Building a dream UX team is every organization’s dream but it is easier said than done. Most of the times organizations are unclear about the roles and job responsibilities of the UX team and end up building amateur and shallow team. These organizations look for “All in one role” to cut down cost i.e. a person who has the capabilities of usability expert, graphic designer, and web developer. Such thinking is disastrous and suicidal to the organization and reflects shortsightedness.
A UX dream team in my view would consist of:
- Information Architect (IA) / User Experience Designer/ Usability Expert (Pick any role based on your organization needs)
- Graphic / Visual Designers
- Web Developers
All the above mentioned roles are distinctly different. The usability professional is expert in user data gathering, analysis, synthesis, and design. The visual designer is knowledgeable in interaction design and visual design. The web developer is knowledgeable about the technology. A cross-functional team ensures that people with different perspectives and skills will pay attention to different aspects of the data and the design. They will do whatever they are good at.
More about some of these roles can be read at http://www.boxesandarrows.com/view/building-the-ux
It is a good article however it does not paint a holistic picture of the whole team.
The ideal workflow in the UX dream team
Information Architects / User Experience designers do data gathering, analysis, synthesis and redesign or design by creating user need matrix, affinity diagrams, personas, scenarios, task flows, wireframes, wireframe specifications, etc. These deliverables are then passed on to the visual design team.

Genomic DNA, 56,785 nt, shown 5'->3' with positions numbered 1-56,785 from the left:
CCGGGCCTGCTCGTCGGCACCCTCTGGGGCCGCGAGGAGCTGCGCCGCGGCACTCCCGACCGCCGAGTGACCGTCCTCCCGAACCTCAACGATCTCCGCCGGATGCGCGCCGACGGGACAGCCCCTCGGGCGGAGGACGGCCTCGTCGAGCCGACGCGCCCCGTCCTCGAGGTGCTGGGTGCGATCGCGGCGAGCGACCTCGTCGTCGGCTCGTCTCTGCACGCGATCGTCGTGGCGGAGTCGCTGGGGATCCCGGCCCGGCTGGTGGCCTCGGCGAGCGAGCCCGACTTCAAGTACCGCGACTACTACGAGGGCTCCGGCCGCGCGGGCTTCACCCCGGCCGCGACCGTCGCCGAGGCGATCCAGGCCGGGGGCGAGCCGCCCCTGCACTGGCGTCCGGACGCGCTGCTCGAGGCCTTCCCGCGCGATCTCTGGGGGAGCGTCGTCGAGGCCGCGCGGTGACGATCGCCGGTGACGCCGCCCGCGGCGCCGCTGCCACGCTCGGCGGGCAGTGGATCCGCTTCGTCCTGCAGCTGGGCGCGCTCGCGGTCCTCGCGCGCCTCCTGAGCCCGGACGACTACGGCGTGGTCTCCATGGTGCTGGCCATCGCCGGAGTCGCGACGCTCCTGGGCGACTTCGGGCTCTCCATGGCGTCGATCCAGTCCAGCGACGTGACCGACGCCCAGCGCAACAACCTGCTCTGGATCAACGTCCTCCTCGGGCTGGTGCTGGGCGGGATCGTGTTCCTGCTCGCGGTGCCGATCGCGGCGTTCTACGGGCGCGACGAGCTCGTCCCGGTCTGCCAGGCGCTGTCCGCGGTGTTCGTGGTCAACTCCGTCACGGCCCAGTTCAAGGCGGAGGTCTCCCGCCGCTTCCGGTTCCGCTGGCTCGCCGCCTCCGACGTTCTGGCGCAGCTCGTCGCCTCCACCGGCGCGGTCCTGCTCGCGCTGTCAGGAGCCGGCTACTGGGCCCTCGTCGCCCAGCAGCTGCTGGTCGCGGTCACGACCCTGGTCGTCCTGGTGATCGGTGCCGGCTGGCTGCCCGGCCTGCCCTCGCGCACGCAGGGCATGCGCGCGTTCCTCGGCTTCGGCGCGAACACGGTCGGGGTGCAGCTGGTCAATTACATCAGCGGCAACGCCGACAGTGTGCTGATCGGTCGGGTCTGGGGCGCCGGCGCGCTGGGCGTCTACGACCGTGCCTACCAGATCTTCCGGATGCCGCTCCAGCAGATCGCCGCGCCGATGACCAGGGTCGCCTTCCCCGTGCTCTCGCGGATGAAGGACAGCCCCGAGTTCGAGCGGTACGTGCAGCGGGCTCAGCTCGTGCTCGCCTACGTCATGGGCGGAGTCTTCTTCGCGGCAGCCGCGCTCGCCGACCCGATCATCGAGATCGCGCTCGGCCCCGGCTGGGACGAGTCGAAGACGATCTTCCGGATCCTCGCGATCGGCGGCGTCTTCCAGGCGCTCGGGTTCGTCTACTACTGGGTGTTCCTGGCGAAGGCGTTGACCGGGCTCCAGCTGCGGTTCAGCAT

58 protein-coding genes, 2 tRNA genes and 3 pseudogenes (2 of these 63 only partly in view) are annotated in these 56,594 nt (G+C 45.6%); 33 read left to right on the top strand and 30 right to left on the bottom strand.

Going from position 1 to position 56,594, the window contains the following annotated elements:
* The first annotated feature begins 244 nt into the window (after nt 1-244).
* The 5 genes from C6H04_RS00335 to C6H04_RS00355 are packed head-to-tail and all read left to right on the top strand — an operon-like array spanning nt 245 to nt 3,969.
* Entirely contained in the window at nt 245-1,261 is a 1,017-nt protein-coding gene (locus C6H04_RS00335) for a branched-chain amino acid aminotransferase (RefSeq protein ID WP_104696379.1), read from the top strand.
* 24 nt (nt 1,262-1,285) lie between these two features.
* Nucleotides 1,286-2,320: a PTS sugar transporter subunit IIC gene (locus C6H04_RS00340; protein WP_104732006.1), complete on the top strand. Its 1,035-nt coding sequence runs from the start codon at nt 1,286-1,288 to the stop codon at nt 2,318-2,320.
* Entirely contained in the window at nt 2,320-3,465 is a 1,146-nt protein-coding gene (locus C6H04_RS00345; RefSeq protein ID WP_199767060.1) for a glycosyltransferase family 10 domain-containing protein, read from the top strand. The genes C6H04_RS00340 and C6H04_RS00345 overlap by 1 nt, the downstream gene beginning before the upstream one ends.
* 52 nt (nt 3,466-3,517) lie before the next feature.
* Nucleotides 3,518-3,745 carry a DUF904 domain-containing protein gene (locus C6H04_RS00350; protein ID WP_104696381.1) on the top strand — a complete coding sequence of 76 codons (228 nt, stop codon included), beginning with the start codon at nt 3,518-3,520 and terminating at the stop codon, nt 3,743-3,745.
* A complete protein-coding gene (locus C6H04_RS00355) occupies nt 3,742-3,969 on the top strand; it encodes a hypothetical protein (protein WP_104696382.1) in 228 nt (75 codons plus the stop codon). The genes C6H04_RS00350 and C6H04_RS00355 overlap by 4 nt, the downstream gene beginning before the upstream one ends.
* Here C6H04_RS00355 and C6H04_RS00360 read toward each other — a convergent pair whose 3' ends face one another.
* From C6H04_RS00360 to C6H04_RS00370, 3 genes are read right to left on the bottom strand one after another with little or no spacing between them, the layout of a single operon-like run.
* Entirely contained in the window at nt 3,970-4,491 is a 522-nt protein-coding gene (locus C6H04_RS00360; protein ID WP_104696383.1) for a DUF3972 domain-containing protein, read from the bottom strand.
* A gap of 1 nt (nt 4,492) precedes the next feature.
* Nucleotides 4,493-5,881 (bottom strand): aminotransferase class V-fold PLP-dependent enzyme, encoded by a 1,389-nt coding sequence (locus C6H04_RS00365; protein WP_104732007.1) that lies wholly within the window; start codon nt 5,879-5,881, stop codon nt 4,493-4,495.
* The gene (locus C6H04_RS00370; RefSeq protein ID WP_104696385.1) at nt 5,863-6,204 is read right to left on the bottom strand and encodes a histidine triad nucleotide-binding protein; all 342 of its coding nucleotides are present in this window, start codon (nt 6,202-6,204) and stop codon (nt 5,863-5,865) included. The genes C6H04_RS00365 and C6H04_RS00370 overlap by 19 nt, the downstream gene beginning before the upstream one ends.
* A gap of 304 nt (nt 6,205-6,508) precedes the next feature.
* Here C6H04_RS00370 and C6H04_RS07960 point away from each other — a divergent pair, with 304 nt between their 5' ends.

Visual designers work on visual concepts for the deliverables produced by IA and add cool visual flavor to the interface. They also create visual design specifications of the final concept and incorporate branding.
Web Developers receive design specifications and start developing the prototype. They also create documentation from development perspective.
I have just described a bird’s eye view of the user experience design team. We can get into details if needed by discussing each role and responsibilities pertaining to the role.
In the end….
The important point to understand here is the value of each resource in the team. Let everybody do what they are good at and trained in. By having specialists in the team the quality of work would increase drastically. Instead of forcing one person to take all the roles, organizations should focus on developing a winning UXD team.